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3. A Life Lesson

Tang, Christine; Hong Kong - A Life Lesson

September 12, 2015

One of the tips that Drexel’s study abroad office gave us at the pre-departure orientation was to go on excursions hosted by the university since they would usually be cheaper than going to all of the attractions separately. I actually went on a CityU-hosted trip that cost $175 Hong Kong Dollars, or about $23 US dollars. The itinerary included visits to the Wong Tai Sin Temple, Victoria Peak, and the Sky 100 observation deck.

We set out around 10:00 AM to go to the temple first. The temple is famous for apparently making every wish come true. There were so many people there even though it was raining. Our tour guide, May, mentioned that a lot of the tourists are from Mainland China. I’ve noticed that a lot of people look down on the Mainland Chinese here, or talk about the Chinese in a generally negative tone. It’s understandable, though, what with the political situation, and the general impression that Chinese tourists leave on the countries they visit.

To make a wish at the temple, people had to buy incense sticks, light them, and place them in front of the main building of the temple. There were some students that came along that didn’t bring an umbrella, so I offered to share my umbrella with a Dutch student named Syb. We ended up buying a ton of incense sticks (enough so that both of us got 18 sticks each, haha) but when we went inside the temple, we discovered they were giving them out for free, so we got some of those, as well. Each person ended up lighting 27 incense sticks. I don’t think that’s supposed to happen, but at least our wishes definitely have to come true now.
There was a man who was collecting the incense sticks where people placed them. He worked at the temple, of course, but Syb noted that he would sometimes collect the incense right after the visitors would put them in the incense holder. (I joked that the worker must be really good at granting wishes, and granting them quickly, too.)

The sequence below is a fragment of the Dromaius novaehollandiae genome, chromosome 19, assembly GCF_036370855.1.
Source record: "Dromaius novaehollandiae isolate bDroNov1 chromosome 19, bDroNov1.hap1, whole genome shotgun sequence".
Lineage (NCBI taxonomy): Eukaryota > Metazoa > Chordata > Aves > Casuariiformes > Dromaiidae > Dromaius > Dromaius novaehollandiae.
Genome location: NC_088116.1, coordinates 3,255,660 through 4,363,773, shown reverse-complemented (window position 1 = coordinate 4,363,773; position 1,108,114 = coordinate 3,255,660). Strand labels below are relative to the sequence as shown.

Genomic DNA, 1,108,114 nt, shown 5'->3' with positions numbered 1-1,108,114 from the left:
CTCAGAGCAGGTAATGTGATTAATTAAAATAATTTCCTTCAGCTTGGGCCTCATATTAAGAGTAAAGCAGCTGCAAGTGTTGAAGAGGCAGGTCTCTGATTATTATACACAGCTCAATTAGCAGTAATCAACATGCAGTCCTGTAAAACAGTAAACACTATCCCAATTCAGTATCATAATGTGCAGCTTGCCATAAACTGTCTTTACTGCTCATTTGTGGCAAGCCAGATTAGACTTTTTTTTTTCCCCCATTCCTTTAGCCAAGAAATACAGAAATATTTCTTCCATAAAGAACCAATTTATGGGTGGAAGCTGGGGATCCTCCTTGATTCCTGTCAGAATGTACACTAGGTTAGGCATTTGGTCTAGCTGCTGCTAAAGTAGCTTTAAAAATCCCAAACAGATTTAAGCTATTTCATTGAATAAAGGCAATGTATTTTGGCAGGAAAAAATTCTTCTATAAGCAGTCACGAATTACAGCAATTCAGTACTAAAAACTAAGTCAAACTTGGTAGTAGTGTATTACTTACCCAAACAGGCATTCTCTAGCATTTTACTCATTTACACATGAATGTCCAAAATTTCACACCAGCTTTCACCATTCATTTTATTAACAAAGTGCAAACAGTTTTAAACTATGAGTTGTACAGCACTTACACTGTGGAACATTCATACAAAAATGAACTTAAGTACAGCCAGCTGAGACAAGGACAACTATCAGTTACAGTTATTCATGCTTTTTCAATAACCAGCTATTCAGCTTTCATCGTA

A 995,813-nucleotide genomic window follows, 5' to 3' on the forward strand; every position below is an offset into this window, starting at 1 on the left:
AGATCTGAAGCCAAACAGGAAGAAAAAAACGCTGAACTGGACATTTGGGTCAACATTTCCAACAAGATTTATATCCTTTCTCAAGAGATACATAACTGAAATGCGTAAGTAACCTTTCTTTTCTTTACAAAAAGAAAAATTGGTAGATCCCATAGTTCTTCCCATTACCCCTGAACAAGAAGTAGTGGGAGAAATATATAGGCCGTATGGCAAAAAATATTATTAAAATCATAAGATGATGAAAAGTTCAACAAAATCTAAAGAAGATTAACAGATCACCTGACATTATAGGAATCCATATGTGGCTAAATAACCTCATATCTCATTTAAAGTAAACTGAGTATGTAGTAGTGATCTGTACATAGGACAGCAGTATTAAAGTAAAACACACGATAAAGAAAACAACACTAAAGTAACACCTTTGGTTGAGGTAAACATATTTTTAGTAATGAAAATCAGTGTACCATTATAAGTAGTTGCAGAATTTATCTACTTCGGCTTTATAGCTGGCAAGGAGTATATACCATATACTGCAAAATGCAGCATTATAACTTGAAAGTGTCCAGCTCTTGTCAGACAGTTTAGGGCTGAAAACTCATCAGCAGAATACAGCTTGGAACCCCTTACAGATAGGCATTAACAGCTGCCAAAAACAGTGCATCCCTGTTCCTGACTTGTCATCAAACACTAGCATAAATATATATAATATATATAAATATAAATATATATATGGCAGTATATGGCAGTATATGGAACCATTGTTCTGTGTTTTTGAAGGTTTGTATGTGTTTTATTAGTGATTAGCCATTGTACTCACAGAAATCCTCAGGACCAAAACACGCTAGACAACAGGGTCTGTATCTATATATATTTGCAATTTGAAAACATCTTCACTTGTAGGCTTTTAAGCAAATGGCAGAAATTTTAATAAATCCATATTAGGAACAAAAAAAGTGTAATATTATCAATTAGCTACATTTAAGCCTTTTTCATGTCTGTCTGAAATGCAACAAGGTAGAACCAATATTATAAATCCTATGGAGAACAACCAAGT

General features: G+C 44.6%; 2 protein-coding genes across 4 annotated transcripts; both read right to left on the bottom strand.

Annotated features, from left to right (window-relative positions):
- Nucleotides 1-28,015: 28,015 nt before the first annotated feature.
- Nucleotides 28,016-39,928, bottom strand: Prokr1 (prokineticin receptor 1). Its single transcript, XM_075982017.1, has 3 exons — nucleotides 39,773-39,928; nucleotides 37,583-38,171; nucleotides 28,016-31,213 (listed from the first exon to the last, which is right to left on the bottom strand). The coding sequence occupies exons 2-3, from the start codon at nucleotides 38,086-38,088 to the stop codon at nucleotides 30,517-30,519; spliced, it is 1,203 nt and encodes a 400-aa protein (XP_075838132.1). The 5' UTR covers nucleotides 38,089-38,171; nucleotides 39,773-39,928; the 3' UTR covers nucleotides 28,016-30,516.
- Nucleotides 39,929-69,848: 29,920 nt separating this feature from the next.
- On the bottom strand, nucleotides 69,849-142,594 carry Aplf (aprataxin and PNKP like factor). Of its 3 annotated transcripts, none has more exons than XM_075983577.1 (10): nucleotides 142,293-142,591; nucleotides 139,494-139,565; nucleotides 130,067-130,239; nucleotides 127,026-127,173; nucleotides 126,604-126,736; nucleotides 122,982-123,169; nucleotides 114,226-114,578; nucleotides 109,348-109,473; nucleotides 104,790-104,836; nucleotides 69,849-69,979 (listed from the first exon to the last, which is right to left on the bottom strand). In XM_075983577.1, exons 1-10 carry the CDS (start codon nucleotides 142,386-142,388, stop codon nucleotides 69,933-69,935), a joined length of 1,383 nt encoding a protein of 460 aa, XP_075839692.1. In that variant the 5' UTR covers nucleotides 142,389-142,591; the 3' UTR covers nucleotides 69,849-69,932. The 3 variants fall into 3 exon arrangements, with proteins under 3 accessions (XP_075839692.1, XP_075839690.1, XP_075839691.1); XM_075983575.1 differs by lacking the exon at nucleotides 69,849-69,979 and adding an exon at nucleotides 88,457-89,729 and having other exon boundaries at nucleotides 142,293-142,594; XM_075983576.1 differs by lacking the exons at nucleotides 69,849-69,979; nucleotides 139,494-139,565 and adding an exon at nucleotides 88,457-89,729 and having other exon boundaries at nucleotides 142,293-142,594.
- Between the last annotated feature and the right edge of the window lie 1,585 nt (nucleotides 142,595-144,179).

I asked Syb what he wished for — and he said longevity and also a lasting relationship with his girlfriend, which was very sweet. He then asked me what I wished for, and I said “to find out what I want to do in life.” Honestly, as of right now, I have no idea what I want to do with my biology degree (or rather, future biology degree). I mentioned that I had thought of wishing for happiness, but I figured I could achieve that on my own, and I shouldn’t rely on a temple to “grant my wish.” I also told Syb that I thought of wishing for money, to which he replied, “You shouldn’t wish for money.” I later asked him why he said that, and he said in return that people should work for money, not just expect it to come to them. People who win the lottery have a lot of money, yes, but after a while, the money would run out. What would they do then?

I really liked what he said — it showed that he has a very strong sense of independence and morals and is hardworking.

I don’t truly believe that the Wong Tai Sin Temple can grant people’s wishes. I really don’t. But going around the temple, buying incense, lighting it, and making a wish were touristy things that I wanted to say I was able to do. I was able to get a life lesson out of this trip, too.

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